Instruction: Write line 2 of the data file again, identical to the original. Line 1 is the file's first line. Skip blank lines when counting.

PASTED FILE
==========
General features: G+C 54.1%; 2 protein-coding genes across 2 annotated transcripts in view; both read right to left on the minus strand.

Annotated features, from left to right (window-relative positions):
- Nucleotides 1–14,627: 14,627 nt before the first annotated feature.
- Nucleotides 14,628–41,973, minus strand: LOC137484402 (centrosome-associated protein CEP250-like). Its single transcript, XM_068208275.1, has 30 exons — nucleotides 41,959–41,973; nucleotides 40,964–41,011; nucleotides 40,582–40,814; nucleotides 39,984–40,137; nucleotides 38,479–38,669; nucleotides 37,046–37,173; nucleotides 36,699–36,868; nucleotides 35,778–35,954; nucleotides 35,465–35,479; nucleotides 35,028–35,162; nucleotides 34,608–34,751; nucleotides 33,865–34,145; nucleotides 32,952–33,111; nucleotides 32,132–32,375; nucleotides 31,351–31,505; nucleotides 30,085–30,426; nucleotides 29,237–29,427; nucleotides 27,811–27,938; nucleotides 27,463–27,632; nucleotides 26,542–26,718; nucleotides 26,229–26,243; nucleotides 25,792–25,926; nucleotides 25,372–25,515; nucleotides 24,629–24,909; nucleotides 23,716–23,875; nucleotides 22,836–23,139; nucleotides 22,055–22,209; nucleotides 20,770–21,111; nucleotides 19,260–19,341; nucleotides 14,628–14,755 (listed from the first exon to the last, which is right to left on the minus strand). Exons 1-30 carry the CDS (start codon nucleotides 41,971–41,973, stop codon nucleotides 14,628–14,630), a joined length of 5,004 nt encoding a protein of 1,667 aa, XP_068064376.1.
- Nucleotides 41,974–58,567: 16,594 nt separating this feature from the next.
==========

Annotated features, from left to right (window-relative positions):